It’s been a fraught week for families.

All over the country the letters telling children which secondary school they will be attending in September have thudded on to the carpet behind the letterbox.

No doubt there have been tears of joy and anguish.

This week I’ve have been in Copenhagen meeting education professionals from all over the world.

It‘s been fascinating listening to experts explain how their education systems work.

One question I asked many of the people I met is how parents choose their child’s school.

Parental choice, it seems, is not something many countries have.

As one teacher from the Ukraine remarked, ‘surely you just choose the closest, most convenient school?’

Another teacher, from Belgium, was shocked when I told her about our league table system and how we rank schools according to results.

Her question was "how do school rankings take into account the ethos of a school and how happy your child would be?"

Many of the people I met were puzzled at the idea of a competition for school places.

When I recounted tales of parents buying houses close to ‘good schools’ or even trying to beat the system by renting property and pretending that this was where the family lived, they refused to believe me until I could show them stories confirming this in the press.

Their astonishment set me thinking. Why do we have so-called ‘parental choice’ in England and is there a better way of allocating school places?

Parental school choice dates back to the abolition of our selective school system.

In the 1960s we abolished Grammar, Secondary Modern and Technical schools and changed to a comprehensive system (with some notable exceptions, like Kent).

This was a ‘left wing’ ideological move by politicians working towards a more equal society.

Right wing politicians, many of whom were either privately educated or who came through the selective system, were deeply opposed to such a change.

When the Conservatives regained power, they couldn’t bring themselves to bring back selection, but blamed the comprehensive system for all the ills of society and any educational failures they could find.

Their answer was to put in place the idea of a free market and competition as the way to ensure high standards.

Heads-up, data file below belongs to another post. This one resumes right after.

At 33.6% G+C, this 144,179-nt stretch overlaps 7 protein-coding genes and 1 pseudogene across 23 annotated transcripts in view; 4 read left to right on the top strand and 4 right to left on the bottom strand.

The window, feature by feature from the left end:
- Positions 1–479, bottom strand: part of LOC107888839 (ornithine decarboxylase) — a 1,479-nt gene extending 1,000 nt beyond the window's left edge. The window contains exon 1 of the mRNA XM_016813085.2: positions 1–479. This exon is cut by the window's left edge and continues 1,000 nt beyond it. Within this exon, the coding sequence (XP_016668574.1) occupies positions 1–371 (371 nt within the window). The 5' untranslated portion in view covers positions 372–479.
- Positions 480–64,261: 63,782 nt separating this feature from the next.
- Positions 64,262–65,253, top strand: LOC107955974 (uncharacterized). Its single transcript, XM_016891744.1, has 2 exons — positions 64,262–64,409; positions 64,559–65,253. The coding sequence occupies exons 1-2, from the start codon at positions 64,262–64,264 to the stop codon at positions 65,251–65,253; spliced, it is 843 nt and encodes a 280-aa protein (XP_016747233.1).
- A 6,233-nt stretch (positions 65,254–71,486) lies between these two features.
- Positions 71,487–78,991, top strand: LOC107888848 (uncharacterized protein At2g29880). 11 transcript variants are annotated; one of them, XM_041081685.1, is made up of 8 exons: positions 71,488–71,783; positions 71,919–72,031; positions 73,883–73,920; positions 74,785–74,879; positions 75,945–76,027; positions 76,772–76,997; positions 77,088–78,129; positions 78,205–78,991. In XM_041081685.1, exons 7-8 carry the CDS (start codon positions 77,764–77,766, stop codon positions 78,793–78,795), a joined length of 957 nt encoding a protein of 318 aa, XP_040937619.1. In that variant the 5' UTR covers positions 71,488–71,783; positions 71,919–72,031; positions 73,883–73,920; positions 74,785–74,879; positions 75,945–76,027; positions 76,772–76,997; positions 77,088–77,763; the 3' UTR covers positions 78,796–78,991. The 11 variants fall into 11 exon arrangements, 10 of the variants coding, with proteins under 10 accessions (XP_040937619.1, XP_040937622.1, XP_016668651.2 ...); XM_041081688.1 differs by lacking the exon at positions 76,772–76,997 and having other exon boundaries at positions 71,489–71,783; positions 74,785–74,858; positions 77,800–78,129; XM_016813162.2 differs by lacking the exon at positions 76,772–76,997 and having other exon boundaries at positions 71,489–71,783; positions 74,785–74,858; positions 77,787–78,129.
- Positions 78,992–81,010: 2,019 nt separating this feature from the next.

Part of competition was the idea of parental choice.

Parents would be competing for places at good schools and those schools that were losing out would have no choice but to improve.

Alongside this was a move to remove control from what were seen as ineffective local authorities who had presided over the mass failure of the comprehensive system and the privatisation of schools as Grant Maintained ‘independent’ schools.

Another change of government, this time back to labour and Tony Blair’s infamous ‘education, education, education’ mantra, and the privatisation of education was put on hold.

But just as the Conservatives could not reinstate selective education, Labour could not abolish the idea of parental choice.

This would be too damaging politically, the removal of ‘choice’ is something that dictatorships do, not socialist democratic governments.

And so today, after six years of a Conservative coalition and now single Conservative government, the semi-privatisation and the wrestling of ‘control’ from locally elected councils is well underway, so much so that no longer can local authorities open new schools, even though they are legally responsible for ensuring every child has a school place.

But what of parental choice? If anything it is more a mirage than a reality.

Yes, parents will place in order the schools they wish for their children and try to avoid the ‘bad’ schools.

Generally, however, the choice being made tends to be more about parents looking for schools where they perceive other parents, just like them, will choose to send their child.

Yes, examination results are a consideration, but it’s more about social stability.

Perhaps it’s time to bite the bullet and expose ‘parental choice’ as a false ideal.

If children were allocated their nearest school, irrespective of where it may be in some ‘league table’ then it would be in the interests of the local community for that school to succeed.

Perhaps we should place a responsibility on parents to be, in part, the agents of change in schools.

Parental support is a major factor in helping schools reform, change and improve.

It’s not all about exam results, as my international colleagues pointed out the ethos of schools is created not by the school alone but by the partnership between schools and parents.

Our obsession with league tables and parental choice should stop.

All teachers and schools want children to succeed. If the school does not have this ethos, parents would quickly know and can, and should hold the school to account.

Local supervision of schools by locally elected representatives should be returned.

Heads should be left to run their schools and control the staffing and curriculum, but local authorities could have an invaluable role to play in the planning of school places and ensuring that standards, in conjunction with Ofsted, are maintained.

Initially of course there will still be people who play the system, moving into a house close to a 'good school’.

But we should get to a point where all schools are good and the natural choice for parents would be the school that is most convenient, just as it is in many countries around the world.

  • James Williams is a lecturer in Education at the University of Sussex School of Education and Social Work